Who should take the FIT Colon Cancer Screening Test?

For people who are at average risk of colorectal cancer, the U.S. Preventive Services Task Force (USPSTF), Centers for Disease Control and Prevention (CDC), and the American Cancer Society (ACS) recommend yearly FIT testing for individuals between the ages of 45-75.

This test measures the presence of occult blood in stool as one method of assessing potential colon cancer or precancerous lesions or polyps. This means that conditions or procedures that involve or result in genital or rectal bleeding, including, but not limited to menstruation, diverticulitis, IBS, hemorrhoids, post-colonoscopy or polyp removal, can result in false positive results to this test. Individuals with these conditions are advised to wait until no genital or rectal bleeding is occurring to collect a test sample. Positive results on this test are not a diagnosis of colon or colorectal cancer, and require follow-up with a healthcare professional, where additional testing such as a colonoscopy is generally indicated as the next step. An independent physician will determine whether to authorize your FIT test request, if appropriate. The test is intended for those ages 45-75.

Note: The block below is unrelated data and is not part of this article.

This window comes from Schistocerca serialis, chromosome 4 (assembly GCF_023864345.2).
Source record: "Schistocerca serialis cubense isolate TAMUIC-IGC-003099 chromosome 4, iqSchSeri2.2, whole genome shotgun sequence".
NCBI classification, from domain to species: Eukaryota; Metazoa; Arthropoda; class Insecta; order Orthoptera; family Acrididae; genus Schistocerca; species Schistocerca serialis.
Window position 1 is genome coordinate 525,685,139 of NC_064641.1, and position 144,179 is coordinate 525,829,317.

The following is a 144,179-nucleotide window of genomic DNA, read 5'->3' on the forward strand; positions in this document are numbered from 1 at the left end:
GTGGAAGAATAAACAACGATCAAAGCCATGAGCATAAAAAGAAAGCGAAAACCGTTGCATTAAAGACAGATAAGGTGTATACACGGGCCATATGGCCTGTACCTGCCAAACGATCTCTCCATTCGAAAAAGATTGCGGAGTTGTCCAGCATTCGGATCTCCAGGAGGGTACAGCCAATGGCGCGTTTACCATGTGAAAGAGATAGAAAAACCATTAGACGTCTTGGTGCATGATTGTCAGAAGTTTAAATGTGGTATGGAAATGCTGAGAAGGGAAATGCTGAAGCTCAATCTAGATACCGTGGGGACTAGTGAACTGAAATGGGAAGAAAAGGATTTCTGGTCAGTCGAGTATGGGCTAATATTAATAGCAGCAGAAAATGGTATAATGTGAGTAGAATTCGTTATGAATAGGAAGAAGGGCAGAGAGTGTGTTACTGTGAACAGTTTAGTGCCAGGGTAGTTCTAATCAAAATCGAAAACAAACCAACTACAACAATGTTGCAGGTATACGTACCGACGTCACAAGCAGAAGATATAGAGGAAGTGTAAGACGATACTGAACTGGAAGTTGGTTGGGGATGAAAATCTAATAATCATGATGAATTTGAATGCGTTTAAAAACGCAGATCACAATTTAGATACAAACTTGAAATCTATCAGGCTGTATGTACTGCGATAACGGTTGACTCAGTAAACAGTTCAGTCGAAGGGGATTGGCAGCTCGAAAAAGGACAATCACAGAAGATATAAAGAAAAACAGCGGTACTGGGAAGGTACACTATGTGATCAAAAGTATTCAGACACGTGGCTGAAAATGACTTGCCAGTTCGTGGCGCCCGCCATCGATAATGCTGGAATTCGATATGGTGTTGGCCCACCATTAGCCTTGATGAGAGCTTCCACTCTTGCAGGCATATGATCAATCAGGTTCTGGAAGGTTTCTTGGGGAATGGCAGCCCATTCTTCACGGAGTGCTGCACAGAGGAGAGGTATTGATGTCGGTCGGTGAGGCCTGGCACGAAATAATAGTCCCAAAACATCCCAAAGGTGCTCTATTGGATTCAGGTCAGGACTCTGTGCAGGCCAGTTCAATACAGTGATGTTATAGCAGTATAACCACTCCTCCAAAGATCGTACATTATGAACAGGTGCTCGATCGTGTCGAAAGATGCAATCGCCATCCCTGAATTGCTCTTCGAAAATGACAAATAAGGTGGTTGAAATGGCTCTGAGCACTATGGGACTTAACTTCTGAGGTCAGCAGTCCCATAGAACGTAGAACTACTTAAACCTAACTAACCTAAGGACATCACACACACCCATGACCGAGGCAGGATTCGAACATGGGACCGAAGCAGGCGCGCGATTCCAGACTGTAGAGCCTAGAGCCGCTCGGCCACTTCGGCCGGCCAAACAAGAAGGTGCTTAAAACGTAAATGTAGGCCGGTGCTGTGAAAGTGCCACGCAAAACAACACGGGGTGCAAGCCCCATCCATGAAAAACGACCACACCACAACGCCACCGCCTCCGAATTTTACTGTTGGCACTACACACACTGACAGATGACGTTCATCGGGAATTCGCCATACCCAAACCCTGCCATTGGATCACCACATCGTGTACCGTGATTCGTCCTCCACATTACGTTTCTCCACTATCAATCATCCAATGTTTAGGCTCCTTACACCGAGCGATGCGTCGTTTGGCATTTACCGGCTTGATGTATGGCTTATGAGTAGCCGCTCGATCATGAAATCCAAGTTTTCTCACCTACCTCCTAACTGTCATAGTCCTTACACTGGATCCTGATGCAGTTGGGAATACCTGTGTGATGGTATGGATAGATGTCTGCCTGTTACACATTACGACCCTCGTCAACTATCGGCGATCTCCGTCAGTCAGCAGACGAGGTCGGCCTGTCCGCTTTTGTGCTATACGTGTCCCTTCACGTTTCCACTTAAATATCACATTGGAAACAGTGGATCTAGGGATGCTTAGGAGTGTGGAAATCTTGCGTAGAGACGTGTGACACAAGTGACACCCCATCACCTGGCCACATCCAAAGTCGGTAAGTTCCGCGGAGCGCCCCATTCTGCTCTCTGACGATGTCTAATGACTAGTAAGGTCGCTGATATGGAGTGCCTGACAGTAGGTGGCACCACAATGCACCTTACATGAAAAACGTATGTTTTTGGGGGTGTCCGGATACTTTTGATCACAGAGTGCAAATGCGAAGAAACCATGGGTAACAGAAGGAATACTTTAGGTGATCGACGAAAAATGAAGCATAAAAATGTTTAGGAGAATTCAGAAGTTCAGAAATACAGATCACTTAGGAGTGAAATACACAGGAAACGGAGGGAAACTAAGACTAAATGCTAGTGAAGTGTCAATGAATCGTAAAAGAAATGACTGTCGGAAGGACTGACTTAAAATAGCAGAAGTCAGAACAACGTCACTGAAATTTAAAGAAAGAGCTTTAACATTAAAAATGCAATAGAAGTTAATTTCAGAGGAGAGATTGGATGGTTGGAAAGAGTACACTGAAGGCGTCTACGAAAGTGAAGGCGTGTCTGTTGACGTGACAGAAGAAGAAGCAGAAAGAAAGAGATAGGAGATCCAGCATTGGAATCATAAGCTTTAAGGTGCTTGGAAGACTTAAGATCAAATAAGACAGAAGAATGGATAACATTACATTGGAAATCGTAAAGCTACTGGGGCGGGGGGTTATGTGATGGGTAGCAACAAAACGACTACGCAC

For people above the age of 75, other factors must be considered, such as general health and willingness to undergo intervention should your screening results be positive.

You’re considered to be at average risk if you do not have:

  • A family history or predisposition of colon cancer (such as Lynch syndrome or familial adenomatous polyposis)
  • A personal history of inflammatory bowel disease (ulcerative colitis or Crohn’s disease)
  • A personal history of colorectal cancer, adenomas or other related cancers
  • A positive result from another screening method in the last year

The age of initial FIT screening and surveillance intervals are highly dependent on the nature of the risk for individuals who are considered high risk. If any of the above apply to you, it is recommended you follow up with your healthcare provider about when to initiate colorectal cancer screening, what type of screening test is most appropriate, and how frequently you should repeat screening.

* American Cancer Society: Colorectal Cancer Facts & Figures 2020-2022

** National Cancer Institute: SEER Cancer Stat Facts−Colorectal Cancer

This colon screening test is not a replacement for a colonoscopy. The test is designed to show if blood is detected in your stool, which may be associated with colorectal polyps and cancers. False positive and false negative results may occur. Any positive FIT test result should be shared with your healthcare provider and followed up with a colonoscopy. Do not use this test if you have adenomas, inflammatory bowel disease, certain hereditary syndromes, or a personal family history of colorectal cancer. All tests are ordered and reviewed by an independent physician. Individuals age 75+ should follow up with their healthcare provider about the benefits and risks of screening.